Nigeria @61: So Far, How Far?

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(Last Updated On: 2021-10-04)

Last Friday, Nigeria marked her 61 years independence from British colonial rule. The attainment of over six decades of freedom of being a Sovereign nation ought to have been celebrated to the roof tops across the country but, the anniversary day served as a sober moment for millions of Nigerians, with the sorry situation Nigerians found themselves, to enable the fashioning of a better way forward. What matters more in a life of a man is not necessarily the rough beginning, but how the tides are managed for a glorious future and a fulfilling ending. It is even more critical in the life of a nation where millions of lives are affected negatively by the deeds and misdeeds of the privileged few who are regarded as political leaders.

True enough that Nigeria is endowed with enormous human resources even beyond the overflowing natural resources, the story told by millions of Nigerians last Friday, as the country marked another independence anniversary, is that of suffering amidst plenty. Nigerians bashed the elites in power, particularly leaders that have been privileged to be at the helm of affairs of the nation since the beginning of the Fourth Republic in 1999, for failing to provide effective leadership that would have moved the nation ahead of the crawling stage at the age of 61.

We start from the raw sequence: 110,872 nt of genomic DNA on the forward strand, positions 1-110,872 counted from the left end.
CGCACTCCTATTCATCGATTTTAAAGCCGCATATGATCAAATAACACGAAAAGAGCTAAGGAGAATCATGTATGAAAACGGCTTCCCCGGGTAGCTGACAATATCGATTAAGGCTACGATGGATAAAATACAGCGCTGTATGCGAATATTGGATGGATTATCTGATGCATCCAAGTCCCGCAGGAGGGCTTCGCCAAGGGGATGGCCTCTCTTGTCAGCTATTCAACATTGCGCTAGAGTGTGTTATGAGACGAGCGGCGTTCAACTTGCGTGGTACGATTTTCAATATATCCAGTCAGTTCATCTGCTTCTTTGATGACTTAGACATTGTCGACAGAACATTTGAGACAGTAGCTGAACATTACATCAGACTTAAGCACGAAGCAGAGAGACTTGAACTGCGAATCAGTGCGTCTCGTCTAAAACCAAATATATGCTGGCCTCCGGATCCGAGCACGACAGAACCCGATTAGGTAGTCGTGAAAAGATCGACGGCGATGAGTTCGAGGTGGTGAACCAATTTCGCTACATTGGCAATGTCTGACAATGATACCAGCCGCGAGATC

Precisely, it is in the area of leadership that Nigeria is most deeply wanting since it won independence in 1960. Two out of the past six decades have been spent under military rule. Possibly, because of the sheer number of years we spent under the military or because of the pernicious influence the military wielded, our country has been shaped more by authoritarian rather than democratic mindset.

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Indeed, even elected governments have themselves been influenced more by autocratic behavious than by the rule of law or democratic tenets the constitution presupposes. Thus, the best hands had largely been shut out of corridors of power at the federal and state levels. Nigerians too, on whose ignorance the mediocre ride into power have their own share of the rot. When our erstwhile colonial masters, the British, were in charge, election campaigns and the voting exercise were never a do -or -die affair as it was in the country today.

For the Cover this week, the Editorial Team decided to take a brief look at the unchanging face of politics in the country and our politicians warm up for the 2023 general elections. This is to remind us all of where and how things went wrong. The cover story is our own contribution on the way forward for Nigeria’s long journey to the promised land.

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